The final list included at once 9 pictures of the Soviet production. Except Andrei Tarkovsky’s 4 pictures, there are Sergei Eisenstein, Elem Klimov, Larisa Shepitko, Dziga Vertov, and Mikhail Kalatozov movies at the list. Also have been mentioned films of Parajanov, Muratova, Sokurov, Aleksei German, Kozincev, Dovzhenko, Balabanov, Shaunas Bartas and other directors of the Soviet and post-Soviet cinema.
P.S. The community A Band Apart has been created in 2009 in order to popularize little-known pictures, to exchange impressions of cinema and to make top-lists of the best films. Sample of 2011 has already become the third annual. By results of the first sample in 2009, has been made the list of 59 films (the winner was Quentin Tarantino’s Pulp Fiction). By results of the second sample in 2010, has been made the list of 120 films (the winner was Martin Scorsese’s Taxi Driver).
This list is inspired by the article "No Country for Bad Movies" from the June, 2011 issue of Texas Monthly. Their panel was limited by criteria such as no documentaries, nothing made-for-TV, and each film "had to really feel as if it could only have been made in Texas". Their official results comprise listings 1-10 below, in no particular order.
Everything after #10 is an at-large selection made by me based on looser guidelines, namely anything partially set in or partially filmed in Texas.
Below is a subset of Roger Ebert's list of great films containing only those in his book "The Great Movies II", published in 2005. Originally I only listed three full-length feature films in lieu of Ebert's "Buster Keaton" chapter, but I have since brought this list in line with the official iCheck version of Ebert's Great Movies. Now Buster's body of work "from 1920 to 1929" is represented by selections 18-48 below.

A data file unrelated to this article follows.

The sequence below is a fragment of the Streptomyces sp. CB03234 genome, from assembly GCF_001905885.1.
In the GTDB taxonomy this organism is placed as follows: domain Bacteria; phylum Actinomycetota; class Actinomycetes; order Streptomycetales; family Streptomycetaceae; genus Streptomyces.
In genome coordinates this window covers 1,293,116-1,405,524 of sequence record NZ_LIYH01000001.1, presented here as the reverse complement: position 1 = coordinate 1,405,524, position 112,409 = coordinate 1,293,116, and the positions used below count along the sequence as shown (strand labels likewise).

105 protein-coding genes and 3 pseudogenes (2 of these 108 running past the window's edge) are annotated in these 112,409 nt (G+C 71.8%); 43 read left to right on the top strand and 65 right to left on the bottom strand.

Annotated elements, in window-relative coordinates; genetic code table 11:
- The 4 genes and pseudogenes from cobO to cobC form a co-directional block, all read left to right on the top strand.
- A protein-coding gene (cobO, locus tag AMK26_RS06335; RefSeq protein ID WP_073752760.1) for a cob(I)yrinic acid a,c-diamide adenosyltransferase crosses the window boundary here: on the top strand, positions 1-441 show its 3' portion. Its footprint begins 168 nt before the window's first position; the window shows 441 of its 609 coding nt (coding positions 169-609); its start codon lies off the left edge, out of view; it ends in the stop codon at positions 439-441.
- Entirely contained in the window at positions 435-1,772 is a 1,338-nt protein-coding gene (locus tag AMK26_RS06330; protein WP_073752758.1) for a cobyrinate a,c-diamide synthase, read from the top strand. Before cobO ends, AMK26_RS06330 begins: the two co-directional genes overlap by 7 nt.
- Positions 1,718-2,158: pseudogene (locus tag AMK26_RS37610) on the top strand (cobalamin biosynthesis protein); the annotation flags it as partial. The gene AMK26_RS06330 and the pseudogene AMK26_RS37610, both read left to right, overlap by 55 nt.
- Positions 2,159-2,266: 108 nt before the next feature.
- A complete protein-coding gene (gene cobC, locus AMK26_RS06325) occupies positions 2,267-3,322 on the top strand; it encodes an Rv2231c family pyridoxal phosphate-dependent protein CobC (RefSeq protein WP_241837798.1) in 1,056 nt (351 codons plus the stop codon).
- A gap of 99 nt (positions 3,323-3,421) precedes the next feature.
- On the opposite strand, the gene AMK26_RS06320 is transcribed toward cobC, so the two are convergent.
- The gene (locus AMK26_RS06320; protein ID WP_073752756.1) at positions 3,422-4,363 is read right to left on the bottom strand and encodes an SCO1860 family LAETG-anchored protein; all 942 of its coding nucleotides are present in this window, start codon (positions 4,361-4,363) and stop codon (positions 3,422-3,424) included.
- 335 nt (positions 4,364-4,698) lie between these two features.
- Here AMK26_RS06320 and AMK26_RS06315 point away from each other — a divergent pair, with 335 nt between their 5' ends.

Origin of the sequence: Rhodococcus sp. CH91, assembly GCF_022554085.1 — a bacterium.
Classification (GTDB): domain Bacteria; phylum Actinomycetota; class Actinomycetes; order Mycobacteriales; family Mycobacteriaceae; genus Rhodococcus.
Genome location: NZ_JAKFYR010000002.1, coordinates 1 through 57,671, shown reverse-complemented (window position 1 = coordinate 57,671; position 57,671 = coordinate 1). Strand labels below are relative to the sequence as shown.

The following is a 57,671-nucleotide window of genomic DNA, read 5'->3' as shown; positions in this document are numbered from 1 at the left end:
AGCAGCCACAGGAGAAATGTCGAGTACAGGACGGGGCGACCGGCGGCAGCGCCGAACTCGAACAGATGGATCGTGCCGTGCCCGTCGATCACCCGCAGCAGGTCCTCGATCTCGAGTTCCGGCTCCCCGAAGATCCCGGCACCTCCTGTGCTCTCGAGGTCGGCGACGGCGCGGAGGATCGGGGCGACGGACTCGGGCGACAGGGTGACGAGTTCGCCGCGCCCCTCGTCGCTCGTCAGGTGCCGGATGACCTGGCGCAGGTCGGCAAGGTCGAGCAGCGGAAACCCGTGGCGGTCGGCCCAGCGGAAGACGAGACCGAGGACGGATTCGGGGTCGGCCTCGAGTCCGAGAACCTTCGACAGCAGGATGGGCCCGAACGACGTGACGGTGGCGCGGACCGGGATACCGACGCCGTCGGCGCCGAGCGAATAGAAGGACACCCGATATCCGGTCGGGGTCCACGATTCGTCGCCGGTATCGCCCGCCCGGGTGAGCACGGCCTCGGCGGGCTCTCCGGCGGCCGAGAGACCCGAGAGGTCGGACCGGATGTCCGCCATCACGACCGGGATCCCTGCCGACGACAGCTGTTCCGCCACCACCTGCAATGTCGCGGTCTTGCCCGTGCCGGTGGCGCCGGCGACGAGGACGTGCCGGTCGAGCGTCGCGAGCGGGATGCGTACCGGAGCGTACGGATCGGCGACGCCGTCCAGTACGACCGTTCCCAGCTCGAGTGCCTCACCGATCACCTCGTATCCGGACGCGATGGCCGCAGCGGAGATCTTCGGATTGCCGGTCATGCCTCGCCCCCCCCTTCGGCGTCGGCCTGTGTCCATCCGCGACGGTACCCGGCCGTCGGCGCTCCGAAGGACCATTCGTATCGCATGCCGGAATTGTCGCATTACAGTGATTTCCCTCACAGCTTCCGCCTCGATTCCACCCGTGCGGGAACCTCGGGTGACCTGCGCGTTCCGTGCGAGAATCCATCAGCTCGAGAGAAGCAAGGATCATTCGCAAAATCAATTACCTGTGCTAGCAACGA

An excerpt from Ebert's introduction to the book:
"One of my delights in these books ... has been to include movies not often cited as 'great' ... We go to different movies for different reasons, and greatness comes in many forms."
Below is a subset of Roger Ebert's list of great films containing only those in his book "The Great Movies", published in 2002. The Apu Trilogy, Decalogue, and Up Documentaries are all broken out separately, hence more than 100 listings.
An excerpt from Ebert's introduction to the book:
"They are not 'the' 100 greatest films of all time, because all lists of great movies are a foolish attempt to codify works which must stand alone. But it's fair to say: If you want to make a tour of the landmarks of the first century of cinema, start here."
We asked you to rack your brains, ransack your Blu-ray collections and vote for your favourite films of all time. And in your thousands, you did. Here are the results of Empire's 100 Greatest Movies poll.
Empire asked readers to rack their brains, ransack their Blu-ray collections and vote for your favourite films of all time.
And in their thousands, they did.
Here is a list of Empire's 100 Greatest Movies poll.